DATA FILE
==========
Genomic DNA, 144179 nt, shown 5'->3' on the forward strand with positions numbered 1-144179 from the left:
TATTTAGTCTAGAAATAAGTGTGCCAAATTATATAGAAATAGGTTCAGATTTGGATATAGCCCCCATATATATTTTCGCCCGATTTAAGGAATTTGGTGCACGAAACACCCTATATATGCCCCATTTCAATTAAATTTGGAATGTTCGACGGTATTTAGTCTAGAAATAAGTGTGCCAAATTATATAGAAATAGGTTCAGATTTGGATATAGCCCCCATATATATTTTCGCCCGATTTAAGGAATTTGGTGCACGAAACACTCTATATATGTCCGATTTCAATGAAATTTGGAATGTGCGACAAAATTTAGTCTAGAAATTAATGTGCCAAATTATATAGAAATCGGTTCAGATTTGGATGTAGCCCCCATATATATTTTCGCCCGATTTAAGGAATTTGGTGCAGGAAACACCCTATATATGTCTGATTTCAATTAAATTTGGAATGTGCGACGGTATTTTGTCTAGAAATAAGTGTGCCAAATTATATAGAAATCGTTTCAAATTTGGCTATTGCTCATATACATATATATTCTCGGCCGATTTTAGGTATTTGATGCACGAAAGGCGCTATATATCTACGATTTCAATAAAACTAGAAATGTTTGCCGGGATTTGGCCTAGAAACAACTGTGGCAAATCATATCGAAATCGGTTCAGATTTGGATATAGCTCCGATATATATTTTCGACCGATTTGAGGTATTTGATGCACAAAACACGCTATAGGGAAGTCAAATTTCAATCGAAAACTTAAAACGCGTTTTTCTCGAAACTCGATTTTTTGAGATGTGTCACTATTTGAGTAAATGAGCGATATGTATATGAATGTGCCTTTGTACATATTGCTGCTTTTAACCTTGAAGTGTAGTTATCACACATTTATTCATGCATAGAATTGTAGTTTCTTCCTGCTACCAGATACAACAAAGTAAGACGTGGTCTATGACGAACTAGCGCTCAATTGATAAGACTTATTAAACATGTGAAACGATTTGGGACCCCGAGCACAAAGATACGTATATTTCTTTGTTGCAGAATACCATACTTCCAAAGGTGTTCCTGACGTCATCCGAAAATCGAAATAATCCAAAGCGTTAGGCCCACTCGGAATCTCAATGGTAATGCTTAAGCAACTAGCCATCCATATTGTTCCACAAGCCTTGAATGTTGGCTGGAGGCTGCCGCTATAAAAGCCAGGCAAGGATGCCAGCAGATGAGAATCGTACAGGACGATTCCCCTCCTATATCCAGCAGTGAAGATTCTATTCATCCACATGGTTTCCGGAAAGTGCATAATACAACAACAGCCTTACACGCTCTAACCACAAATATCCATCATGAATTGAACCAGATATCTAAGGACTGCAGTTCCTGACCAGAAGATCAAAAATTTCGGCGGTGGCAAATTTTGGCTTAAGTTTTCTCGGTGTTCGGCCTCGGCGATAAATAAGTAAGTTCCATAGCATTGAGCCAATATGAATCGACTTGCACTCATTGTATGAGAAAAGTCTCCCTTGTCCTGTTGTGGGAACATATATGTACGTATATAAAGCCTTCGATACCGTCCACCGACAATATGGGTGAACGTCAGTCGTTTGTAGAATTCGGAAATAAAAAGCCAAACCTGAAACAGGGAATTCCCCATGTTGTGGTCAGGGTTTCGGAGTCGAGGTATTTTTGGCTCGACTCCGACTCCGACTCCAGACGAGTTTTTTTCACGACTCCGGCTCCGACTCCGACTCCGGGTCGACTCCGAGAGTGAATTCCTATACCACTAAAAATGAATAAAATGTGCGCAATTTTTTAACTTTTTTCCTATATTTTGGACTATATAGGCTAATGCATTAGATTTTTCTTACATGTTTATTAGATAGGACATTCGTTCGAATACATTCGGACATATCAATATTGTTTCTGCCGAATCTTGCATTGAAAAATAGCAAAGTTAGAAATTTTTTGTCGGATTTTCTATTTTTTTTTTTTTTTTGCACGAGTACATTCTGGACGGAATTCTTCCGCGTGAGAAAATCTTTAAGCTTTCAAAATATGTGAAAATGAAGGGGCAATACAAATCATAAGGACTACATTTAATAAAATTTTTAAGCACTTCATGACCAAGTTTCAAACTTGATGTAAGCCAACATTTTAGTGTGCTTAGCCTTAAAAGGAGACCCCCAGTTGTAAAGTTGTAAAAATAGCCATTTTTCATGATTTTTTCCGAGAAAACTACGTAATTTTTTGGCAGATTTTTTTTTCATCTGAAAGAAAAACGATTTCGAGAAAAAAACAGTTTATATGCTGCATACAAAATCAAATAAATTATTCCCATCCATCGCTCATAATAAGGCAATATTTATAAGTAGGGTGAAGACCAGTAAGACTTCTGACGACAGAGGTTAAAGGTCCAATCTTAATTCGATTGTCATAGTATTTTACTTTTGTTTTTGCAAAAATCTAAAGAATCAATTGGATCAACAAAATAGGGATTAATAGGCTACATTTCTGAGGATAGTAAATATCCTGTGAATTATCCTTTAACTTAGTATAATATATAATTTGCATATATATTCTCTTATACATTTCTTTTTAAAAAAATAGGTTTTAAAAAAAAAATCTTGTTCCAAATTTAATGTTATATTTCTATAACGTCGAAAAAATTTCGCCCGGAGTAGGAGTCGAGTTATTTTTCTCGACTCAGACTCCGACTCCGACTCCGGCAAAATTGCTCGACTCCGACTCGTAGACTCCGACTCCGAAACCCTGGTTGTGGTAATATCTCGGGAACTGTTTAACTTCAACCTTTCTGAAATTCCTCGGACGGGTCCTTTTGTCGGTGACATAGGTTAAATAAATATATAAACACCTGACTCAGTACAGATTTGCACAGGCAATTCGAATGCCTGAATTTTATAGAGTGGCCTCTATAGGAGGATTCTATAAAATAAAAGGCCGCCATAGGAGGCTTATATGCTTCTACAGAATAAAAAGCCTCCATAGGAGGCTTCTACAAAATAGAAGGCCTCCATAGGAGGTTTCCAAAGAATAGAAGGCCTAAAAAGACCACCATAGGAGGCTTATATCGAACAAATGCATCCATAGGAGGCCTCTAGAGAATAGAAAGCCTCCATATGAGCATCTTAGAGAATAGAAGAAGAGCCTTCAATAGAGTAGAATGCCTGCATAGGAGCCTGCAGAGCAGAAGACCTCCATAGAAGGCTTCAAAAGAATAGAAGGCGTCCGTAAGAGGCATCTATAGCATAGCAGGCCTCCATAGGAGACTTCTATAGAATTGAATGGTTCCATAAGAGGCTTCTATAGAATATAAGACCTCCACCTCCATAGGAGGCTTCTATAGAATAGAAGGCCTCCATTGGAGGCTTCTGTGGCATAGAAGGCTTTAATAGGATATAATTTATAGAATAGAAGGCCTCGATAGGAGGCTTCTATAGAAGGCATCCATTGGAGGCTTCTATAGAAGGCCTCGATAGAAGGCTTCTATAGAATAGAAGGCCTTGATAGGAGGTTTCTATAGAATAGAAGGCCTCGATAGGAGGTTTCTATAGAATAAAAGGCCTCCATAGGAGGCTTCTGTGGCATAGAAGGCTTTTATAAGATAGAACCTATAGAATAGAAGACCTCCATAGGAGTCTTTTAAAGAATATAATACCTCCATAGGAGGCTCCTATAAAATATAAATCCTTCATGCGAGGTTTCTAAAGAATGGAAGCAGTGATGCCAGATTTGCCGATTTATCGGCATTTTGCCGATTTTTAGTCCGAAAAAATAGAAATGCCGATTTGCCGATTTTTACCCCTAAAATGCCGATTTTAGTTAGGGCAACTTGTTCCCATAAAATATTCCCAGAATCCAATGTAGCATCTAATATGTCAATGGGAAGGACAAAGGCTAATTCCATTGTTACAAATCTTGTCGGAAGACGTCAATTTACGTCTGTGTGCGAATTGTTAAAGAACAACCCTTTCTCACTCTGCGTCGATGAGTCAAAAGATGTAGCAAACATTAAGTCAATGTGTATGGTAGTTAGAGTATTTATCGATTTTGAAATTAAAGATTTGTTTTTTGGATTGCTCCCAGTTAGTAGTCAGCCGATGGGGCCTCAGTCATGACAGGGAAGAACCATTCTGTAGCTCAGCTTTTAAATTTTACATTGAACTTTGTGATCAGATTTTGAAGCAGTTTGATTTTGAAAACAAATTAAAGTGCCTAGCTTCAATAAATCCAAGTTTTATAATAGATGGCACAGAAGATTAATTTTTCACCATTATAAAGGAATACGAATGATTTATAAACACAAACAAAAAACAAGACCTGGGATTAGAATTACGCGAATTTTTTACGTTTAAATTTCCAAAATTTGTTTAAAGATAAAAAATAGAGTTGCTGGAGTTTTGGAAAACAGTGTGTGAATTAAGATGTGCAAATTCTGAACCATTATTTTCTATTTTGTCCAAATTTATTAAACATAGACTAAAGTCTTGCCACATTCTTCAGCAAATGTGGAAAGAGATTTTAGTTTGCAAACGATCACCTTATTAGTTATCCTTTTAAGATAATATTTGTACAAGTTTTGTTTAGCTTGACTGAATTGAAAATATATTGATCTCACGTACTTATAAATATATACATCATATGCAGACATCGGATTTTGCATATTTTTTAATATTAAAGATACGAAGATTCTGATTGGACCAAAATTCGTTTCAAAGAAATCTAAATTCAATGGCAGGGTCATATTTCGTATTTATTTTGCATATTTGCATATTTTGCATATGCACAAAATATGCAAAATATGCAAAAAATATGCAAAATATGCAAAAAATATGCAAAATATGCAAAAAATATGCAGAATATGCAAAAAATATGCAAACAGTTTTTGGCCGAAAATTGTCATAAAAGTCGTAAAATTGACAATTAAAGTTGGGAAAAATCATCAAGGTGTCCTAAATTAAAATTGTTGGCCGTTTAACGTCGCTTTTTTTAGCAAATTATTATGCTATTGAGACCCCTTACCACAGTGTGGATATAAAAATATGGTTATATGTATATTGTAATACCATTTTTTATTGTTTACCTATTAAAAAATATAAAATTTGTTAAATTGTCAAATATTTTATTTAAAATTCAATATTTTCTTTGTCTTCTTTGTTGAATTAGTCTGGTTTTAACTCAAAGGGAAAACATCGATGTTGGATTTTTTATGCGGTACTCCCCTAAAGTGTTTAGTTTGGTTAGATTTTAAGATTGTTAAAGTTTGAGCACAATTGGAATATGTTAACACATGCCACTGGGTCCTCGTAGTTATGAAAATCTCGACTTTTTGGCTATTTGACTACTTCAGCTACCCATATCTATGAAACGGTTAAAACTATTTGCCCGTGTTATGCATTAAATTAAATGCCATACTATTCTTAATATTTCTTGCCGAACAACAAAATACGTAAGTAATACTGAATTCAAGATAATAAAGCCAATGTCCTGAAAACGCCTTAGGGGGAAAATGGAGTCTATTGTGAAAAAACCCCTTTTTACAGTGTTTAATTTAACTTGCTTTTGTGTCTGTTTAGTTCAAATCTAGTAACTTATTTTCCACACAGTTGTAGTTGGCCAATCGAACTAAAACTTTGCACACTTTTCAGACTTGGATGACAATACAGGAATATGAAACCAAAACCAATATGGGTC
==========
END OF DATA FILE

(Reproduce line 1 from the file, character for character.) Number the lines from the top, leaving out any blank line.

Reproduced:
Genomic DNA, 144179 nt, shown 5'->3' on the forward strand with positions numbered 1-144179 from the left: